Even America’s Jews were deeply divided on how to approach the problem. On one side stood the American Jewish Congress, which called for all manner of protest, including marches and a boycott of German goods. One of its most visible leaders was Rabbi Wise, its honorary president, who in 1933 was growing increasingly frustrated with Roosevelt’s failure to speak out. During a trip to Washington when he sought in vain to meet with the president, Rabbi Wise wrote to his wife, “If he refuse [sic] to see me, I shall return and let loose an avalanche of demands for action by Jewry. I have other things up my sleeve. Perhaps it will be better, for I shall be free to speak as I have never spoken before. And, God helping me, I will fight.”

On the other side stood Jewish groups aligned with the American Jewish Committee, headed by Judge Proskauer, which counseled a quieter path, fearing that noisy protests and boycotts would only make things worse for Jews still in Germany. One who shared this point of view was Leo Wormser, a Jewish attorney in Chicago. In a letter to Dodd, Wormser wrote that “we in Chicago … have been steadfastly opposing the program of Mr. Samuel Untermeyer and Dr. Stephen Wise to further an organized Jewish boycott against German goods.” Such a boycott, he explained, could stimulate more intense persecution of Germany’s Jews, “and we know that, as to many of them, it could be still worse than it now is.” He stated also that a boycott would “hamper efforts of friends in Germany to bring about a more conciliatory attitude through an appeal to reason and to self interest,” and could impair Germany’s ability to pay its bond debt to American holders. He feared the repercussions of an act that would be identified solely with Jews. He told Dodd, “We feel that the boycott if directed and publicized by Jews, will befog the issue which should not be ‘will Jews endure,’ but ‘will liberty endure.’ ” As Ron Chernow wrote in The Warburgs, “A fatal division sapped ‘international Jewry’ even as the Nazi press claimed that it operated with a single, implacable will.”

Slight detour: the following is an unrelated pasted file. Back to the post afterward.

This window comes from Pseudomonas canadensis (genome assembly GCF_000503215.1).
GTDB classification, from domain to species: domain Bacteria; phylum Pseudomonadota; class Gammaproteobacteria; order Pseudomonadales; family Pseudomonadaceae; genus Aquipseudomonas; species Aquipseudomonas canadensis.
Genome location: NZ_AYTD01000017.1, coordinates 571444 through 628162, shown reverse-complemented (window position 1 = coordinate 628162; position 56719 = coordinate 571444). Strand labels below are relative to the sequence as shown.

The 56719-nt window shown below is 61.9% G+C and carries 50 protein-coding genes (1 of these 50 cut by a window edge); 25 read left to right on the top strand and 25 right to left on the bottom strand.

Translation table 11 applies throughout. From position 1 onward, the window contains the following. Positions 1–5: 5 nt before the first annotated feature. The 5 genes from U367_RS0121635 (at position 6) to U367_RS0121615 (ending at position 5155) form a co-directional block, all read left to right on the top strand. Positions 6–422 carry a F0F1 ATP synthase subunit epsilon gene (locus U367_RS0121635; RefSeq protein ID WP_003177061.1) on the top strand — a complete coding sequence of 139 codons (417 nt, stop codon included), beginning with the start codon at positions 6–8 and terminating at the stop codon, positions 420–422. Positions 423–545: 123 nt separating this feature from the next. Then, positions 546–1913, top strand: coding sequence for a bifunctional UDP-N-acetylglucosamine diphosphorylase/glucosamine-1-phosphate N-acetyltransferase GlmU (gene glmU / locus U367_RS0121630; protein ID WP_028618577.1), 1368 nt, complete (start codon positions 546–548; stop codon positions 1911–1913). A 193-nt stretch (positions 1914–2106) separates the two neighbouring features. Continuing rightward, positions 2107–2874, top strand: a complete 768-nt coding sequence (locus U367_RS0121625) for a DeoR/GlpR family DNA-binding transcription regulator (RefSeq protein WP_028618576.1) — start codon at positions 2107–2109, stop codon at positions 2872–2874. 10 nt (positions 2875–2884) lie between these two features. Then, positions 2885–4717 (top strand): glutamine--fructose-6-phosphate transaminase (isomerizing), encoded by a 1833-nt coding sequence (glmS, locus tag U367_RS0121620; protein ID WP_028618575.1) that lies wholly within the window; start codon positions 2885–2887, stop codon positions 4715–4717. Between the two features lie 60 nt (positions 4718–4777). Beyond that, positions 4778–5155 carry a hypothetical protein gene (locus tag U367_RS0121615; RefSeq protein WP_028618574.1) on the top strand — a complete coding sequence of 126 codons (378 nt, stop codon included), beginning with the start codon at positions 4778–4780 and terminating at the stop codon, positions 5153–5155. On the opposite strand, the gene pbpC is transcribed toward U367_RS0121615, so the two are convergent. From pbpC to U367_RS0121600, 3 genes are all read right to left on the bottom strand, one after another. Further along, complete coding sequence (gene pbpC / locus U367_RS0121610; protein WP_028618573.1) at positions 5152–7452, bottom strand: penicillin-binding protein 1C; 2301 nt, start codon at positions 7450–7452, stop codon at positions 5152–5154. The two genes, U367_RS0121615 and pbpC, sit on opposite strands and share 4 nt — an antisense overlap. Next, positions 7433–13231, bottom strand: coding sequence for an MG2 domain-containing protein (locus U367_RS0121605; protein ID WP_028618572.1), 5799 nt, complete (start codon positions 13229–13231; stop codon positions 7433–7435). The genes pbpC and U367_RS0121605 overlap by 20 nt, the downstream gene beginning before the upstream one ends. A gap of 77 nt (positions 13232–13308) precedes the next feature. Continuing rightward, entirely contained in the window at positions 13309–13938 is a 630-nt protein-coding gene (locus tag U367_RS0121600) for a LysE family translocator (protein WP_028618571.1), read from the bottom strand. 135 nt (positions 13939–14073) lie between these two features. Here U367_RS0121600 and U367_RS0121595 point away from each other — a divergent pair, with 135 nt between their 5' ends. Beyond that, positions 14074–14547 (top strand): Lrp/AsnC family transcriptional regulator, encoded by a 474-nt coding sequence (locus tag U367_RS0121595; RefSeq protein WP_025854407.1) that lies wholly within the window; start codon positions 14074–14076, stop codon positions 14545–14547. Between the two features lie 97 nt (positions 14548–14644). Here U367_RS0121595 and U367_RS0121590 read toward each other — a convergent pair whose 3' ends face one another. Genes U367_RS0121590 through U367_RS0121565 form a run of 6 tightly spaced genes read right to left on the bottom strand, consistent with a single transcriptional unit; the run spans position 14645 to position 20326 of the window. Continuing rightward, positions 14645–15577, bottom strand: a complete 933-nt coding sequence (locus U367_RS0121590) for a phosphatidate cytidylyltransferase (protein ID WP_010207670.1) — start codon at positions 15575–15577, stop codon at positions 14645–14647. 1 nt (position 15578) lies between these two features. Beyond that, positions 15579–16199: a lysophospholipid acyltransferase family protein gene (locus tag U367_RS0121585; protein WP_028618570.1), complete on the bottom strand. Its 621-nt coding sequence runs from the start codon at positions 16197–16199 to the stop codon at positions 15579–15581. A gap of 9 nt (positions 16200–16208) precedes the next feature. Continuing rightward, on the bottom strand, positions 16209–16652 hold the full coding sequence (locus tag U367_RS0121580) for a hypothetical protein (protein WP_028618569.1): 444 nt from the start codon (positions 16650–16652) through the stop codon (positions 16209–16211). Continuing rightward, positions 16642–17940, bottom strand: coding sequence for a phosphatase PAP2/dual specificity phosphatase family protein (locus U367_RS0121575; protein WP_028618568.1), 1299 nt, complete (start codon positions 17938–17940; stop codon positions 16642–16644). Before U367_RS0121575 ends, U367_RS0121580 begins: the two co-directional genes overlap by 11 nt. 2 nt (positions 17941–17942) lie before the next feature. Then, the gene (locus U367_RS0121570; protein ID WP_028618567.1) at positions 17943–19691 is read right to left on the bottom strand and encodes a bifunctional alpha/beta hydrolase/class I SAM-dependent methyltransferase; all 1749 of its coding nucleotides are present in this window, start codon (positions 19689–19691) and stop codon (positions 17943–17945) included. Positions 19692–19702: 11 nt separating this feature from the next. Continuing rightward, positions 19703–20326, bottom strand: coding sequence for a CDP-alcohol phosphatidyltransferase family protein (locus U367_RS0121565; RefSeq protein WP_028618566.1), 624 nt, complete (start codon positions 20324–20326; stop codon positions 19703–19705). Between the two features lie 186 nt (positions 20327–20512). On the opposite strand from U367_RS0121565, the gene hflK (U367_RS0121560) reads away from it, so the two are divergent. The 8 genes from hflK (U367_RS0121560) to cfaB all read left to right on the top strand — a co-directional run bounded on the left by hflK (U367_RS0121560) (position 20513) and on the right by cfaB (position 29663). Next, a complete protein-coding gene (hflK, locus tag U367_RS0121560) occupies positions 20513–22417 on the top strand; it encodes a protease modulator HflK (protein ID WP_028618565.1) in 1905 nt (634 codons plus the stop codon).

Where both factions did agree, however, was on the certainty that any campaign that explicitly and publicly sought to boost Jewish immigration to America could only lead to disaster. In early June 1933 Rabbi Wise wrote to Felix Frankfurter, at this point a Harvard law professor, that if debate over immigration reached the floor of the House it could “lead to an explosion against us.” Indeed, anti-immigration sentiment in America would remain strong into 1938, when a Fortune poll reported that some two-thirds of those surveyed favored keeping refugees out of the country.

Within the Roosevelt administration itself there was deep division on the subject. Secretary of Labor Frances Perkins, the first woman in American history to hold a cabinet position, was energetic in trying to get the administration to do something to make it easier for Jews to gain entry to America. Her department oversaw immigration practices and policy but had no role in deciding who actually received or was denied a visa. That fell to the State Department and its foreign consuls, and they took a decidedly different view of things. Indeed, some of the department’s most senior officers harbored an outright dislike of Jews.